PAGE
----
‘Obviously we don’t know Clotty,’ says Frank.
‘Oh – we do,’ smiles the Warden. ‘Lovely Clotty.’
Clotty looks sideways at her, then back to the front. Her hearing aids squeal, making that minimal movement of her neck seem like the attempt of a rusted iron statue to have a look around. Her whole expression during this interview has remained a welded shield of disdain.
‘You’re a paramedic,’ says the Warden. ‘You must have seen this before. What’s wrong with her? What should we do? Call a doctor? Send her to hospital? We don’t want her waiting up there hours and hours.’
Frank tells them that in this situation we have to be guided by them. To us, Clotty doesn’t seem too bad. It doesn’t look as if she’s had a stroke (what the call was given as), but it’s possible she’s had a TIA and not showing it much. She may be developing a UTI – there are a number of things that could be up. All we can do is accept that she’s noticeably ‘not herself’, and take her to hospital to see a doctor. On the other hand, she could stay where she is and have a doctor out to her in due course.
Frank looks at the Warden. ‘So what would you like us to do?’ he says.
The Warden hugs the folder to her chest. ‘What do you think, Sam?’ But before he has time to open his mouth, she says ‘Okay. Take her to hospital. She won’t be there long, I’m sure.’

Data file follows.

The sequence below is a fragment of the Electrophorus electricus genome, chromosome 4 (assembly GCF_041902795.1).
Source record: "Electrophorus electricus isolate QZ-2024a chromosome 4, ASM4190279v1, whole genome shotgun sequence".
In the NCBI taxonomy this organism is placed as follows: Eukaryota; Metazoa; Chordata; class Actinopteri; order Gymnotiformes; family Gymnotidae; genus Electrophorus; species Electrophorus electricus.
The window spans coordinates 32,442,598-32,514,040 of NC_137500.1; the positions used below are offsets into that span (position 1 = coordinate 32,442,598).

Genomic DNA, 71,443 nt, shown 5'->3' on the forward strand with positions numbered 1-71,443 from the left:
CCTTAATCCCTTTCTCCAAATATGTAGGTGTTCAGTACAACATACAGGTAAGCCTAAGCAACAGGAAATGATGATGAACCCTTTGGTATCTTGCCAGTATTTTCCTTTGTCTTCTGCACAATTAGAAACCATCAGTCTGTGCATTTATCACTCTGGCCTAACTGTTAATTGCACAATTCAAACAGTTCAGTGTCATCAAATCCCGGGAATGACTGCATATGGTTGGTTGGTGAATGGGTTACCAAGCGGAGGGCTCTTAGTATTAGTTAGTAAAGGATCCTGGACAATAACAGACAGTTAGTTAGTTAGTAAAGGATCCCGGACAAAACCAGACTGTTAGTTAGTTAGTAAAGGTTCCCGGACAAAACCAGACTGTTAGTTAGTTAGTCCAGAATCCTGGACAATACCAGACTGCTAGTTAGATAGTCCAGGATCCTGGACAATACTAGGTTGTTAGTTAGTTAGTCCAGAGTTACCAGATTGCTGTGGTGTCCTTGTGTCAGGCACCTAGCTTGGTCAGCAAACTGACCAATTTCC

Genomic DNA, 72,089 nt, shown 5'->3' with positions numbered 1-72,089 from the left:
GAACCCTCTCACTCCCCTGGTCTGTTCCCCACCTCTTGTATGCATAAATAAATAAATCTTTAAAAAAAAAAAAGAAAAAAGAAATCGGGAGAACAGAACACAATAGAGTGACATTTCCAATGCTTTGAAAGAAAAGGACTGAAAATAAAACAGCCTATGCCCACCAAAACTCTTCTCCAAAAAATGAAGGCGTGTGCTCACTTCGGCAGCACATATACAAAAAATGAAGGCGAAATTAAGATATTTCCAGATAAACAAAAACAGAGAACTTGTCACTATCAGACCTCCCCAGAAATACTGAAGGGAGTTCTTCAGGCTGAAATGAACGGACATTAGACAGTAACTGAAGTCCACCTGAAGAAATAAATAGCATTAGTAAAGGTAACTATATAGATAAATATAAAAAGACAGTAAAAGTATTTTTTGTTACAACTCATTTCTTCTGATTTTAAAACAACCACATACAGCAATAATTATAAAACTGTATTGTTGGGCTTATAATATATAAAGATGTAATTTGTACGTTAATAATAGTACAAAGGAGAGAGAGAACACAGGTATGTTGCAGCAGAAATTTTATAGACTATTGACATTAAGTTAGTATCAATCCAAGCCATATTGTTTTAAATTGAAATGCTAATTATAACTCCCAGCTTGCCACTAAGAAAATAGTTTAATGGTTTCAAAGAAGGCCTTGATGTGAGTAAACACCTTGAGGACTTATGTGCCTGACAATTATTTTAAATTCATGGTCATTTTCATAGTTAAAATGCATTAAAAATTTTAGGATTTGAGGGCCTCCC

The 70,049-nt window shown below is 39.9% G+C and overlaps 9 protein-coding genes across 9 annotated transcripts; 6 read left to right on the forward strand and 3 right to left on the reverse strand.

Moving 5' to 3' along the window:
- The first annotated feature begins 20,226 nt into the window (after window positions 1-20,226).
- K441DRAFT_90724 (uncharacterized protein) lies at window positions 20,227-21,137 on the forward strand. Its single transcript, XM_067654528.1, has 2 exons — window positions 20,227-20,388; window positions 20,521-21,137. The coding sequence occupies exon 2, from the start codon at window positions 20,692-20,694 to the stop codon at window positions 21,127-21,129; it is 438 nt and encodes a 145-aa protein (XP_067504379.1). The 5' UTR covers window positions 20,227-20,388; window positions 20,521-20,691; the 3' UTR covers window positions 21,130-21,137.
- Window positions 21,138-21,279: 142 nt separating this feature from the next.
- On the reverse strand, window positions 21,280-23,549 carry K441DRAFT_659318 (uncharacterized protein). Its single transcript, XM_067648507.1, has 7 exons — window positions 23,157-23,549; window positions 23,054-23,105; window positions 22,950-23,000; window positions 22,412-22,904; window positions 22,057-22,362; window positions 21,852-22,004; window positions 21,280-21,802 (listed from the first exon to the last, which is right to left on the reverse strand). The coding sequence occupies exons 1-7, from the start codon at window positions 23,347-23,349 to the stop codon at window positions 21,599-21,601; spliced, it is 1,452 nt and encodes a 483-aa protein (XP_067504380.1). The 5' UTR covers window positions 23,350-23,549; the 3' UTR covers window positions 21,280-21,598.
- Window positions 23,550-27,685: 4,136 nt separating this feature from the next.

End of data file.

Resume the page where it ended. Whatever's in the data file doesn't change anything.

I strike the resus bag, prep the vehicle and return with a chair.
Nothing has changed in the room. The two bears on the bed have shown more activity than Clotty, who sits slumped in her wheelchair as before.
There is a lift in the home, a dark brown, shabbily veneered affair, with concertina doors and dirty plastic buttons. I wheel Clotty inside. There’s just enough room for the two of us. Sam leans in and pushes button number one – which surprises me. We’re currently in the basement; I would’ve expected him to press the ground floor button. But maybe this home is built into a hillside or something (I try to think – is it?) and the floor plan is misleading. Maybe he hit the button for me because it was easier to do that than explain.
The doors clank shut, and we grind upwards slowly. I hear Frank, the Warden and Sam walking up the stairs, the Warden describing how lovely all the residents are.
We approach the ground floor, and I can see the blurred image of the three of them through the square of safety glass, standing waiting. Then we continue upwards.